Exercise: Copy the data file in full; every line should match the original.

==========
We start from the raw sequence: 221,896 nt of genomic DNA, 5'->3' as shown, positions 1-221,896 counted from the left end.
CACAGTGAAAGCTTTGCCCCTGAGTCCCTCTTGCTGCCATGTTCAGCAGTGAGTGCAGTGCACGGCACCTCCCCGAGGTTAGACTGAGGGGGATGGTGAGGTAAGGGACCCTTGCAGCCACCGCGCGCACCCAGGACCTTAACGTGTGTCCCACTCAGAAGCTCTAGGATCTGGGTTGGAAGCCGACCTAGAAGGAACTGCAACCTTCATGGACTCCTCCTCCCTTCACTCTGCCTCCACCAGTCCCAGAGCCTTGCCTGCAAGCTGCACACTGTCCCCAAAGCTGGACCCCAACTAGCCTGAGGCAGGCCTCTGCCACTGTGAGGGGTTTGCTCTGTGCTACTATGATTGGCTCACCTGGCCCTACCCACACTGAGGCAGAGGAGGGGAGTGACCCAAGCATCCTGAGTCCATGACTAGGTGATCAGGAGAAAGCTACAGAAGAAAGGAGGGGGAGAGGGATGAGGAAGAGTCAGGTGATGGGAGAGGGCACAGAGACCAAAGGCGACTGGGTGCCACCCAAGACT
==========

We start from the raw sequence: 221,896 nt of genomic DNA, 5'->3' as shown, positions 1-221,896 counted from the left end.
CACAGTGAAAGCTTTGCCCCTGAGTCCCTCTTGCTGCCATGTTCAGCAGTGAGTGCAGTGCACGGCACCTCCCCGAGGTTAGACTGAGGGGGATGGTGAGGTAAGGGACCCTTGCAGCCACCGCGCGCACCCAGGACCTTAACGTGTGTCCCACTCAGAAGCTCTAGGATCTGGGTTGGAAGCCGACCTAGAAGGAACTGCAACCTTCATGGACTCCTCCTCCCTTCACTCTGCCTCCACCAGTCCCAGAGCCTTGCCTGCAAGCTGCACACTGTCCCCAAAGCTGGACCCCAACTAGCCTGAGGCAGGCCTCTGCCACTGTGAGGGGTTTGCTCTGTGCTACTATGATTGGCTCACCTGGCCCTACCCACACTGAGGCAGAGGAGGGGAGTGACCCAAGCATCCTGAGTCCATGACTAGGTGATCAGGAGAAAGCTACAGAAGAAAGGAGGGGGAGAGGGATGAGGAAGAGTCAGGTGATGGGAGAGGGCACAGAGACCAAAGGCGACTGGGTGCCACCCAAGACT